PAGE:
1. That’s my big question about all this — how would you know which registers the high-level language is already relying on, either by setting them explicitly, or assuming they’re left at default? I don’t think it’s safe to assume that, even if you did read into every function used by every library in the whole system, that they’d even declare their assumptions correctly for you to find.

      Is that a matter of trial and error? How do you get decent test coverage to make sure you haven’t laid a trap for yourself in unusual conditions?

  6. @Elliot Williams said: “…I’m in the middle of a design that takes advantage of perhaps one of the most idiosyncratic microcontroller peripherals out there – the RP2040’s PIOs. Combining these with the chip’s direct memory access (DMA) controllers allows some fairly high-bandwidth processing, without bogging down the CPUs. But because I want this code to be usable and extensible by a wide audience, I’m also trying to write it in MicroPython. And configuring DMA controllers is just too idiosyncratic for MicroPython…”

    Hi Elliot – As usual, a great post. I have a couple of comments…

    A. The hardware PIO on the RP2040 is pretty-much unique, especially if you use DMA as well. I seem to remember the open-source BeagleBoard [1] having a similar capability with its “PRU DMA”. Trying to emulate this hardware capability cross-platform in software/firmware methinks is a big challenge. I would steer-clear of this; especially if determistic timing is a requirement.

    B. The MicroPython [2] or CircuitPython [3] interpreter-form really has NO PLACE anywhere near a micro-controller – ever – even if you dye your hair pink and live your life in the footsteps of Karl Marx. Python interpreter-form source code on a micro-controller is horribly inefficient. Yeah, if you absolutely must rapid-prototype like a skript-kid with the likes of the MicroPython Interpreter, go ahead – but ALWAYS move to something like compiled C/CPP (at-least) in final production.

    * References:

    1. BeagleBoard

    2. MicroPython

    3. CircuitPython

    1. B) Have you used MicroPython? It saves a significant amount of development effort, is robust, is more amenable to testing and performs well. If you do need higher perf than the interpreter can provide, it’s easy to drop in to C to create a module you can use from MicroPython. I’ve used it in production and will continue to do so. You’d be a crappy engineer if you weren’t evaluating it.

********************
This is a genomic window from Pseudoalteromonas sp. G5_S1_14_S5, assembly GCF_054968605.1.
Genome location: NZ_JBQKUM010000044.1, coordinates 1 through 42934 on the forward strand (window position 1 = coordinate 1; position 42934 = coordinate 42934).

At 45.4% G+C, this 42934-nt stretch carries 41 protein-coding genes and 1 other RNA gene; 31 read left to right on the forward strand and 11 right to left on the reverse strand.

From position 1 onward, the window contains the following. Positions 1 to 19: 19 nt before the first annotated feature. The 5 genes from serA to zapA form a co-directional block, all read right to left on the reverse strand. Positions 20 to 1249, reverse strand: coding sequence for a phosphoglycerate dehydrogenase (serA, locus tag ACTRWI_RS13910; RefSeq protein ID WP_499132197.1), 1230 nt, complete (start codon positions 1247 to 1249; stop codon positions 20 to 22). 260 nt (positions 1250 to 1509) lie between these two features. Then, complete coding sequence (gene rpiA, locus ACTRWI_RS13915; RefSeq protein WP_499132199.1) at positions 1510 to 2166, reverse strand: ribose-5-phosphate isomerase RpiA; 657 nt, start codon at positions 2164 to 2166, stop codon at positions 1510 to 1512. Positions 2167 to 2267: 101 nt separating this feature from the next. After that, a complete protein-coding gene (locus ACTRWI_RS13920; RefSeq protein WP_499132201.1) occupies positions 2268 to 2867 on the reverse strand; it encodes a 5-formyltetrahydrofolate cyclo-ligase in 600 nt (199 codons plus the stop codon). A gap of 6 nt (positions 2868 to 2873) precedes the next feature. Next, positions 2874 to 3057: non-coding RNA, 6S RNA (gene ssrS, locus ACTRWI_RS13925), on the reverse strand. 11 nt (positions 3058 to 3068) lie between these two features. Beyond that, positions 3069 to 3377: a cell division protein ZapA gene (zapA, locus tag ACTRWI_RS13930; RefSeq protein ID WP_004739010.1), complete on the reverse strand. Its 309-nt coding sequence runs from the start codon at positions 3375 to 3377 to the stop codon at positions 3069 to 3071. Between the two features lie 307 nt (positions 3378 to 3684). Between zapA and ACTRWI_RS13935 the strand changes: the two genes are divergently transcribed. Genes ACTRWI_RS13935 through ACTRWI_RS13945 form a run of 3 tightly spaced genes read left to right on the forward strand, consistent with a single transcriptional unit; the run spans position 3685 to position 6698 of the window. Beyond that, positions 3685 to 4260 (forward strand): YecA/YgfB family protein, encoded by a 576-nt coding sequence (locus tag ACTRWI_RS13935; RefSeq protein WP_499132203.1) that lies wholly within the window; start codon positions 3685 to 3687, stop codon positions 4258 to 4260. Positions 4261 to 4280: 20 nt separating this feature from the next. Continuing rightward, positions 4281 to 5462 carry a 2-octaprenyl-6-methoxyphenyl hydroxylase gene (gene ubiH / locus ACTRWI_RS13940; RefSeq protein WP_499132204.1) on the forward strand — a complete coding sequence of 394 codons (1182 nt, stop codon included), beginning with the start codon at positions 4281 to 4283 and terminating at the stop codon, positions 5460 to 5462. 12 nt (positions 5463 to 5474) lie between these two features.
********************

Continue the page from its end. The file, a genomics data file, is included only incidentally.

1. I didn’t say “more” robust. But it’s robust. It’s very rare to find a critical bug in the interpreter and test coverage is very high. (Defects in the various port-specific code bases are admittedly more common.)

          But I’ve had to write my fair share of all-rules enabled MISRA-C and if you too then you’ll know that it’s a painful experience with extraordinarily slow development cycles. But sure, if done right – which is often not the case (it’s very easy to argue exceptions!) – MISRA does produce very robust code.

  7. “this experience of using a higher-level language and simultaneously being able to dive down to the lowest levels of bit-twiddling at the same time has been a revelation.”

    Rust is like that too, particularly embedded rust. To quote an Oxide podcast, “hardware engineers don’t believe they can have nice things.”

  8. Back to the beginning…

    From the second post in this series–

    “Will you please explain–and expand on– the statement, “…perhaps one of the most idiosyncratic microcontroller peripherals out there – the RP2040’s PIOs…” ?

    With all due respect and appreciation to the people who tried to provide clarification, the answers were somewhat circular and/or dependent on terms which didn’t clarify the situation at all (eg, appeals to ‘state machines’, ‘limited CPUs’…)

    Let’s try this…

    since assembly language on most all conventional machines (Motorola, Intel, Zilog, TI…) is well understood, simply demonstrate, using RP2040 Assembly Language, how one would output an 8-bit byte from a register or memory location (whichever is easiest) to an 8-bit peripheral which one has attached to an I/O port on the RP2040.

    TL;DR–show, please, the RP2040 Assembly Language (ONLY) program which sends internal 8-bit data to a RP2040 I/O port.

    Thanks again…


    “By understanding a machine-oriented language, the programmer will tend to use a much more efficient method; it is much closer to reality.”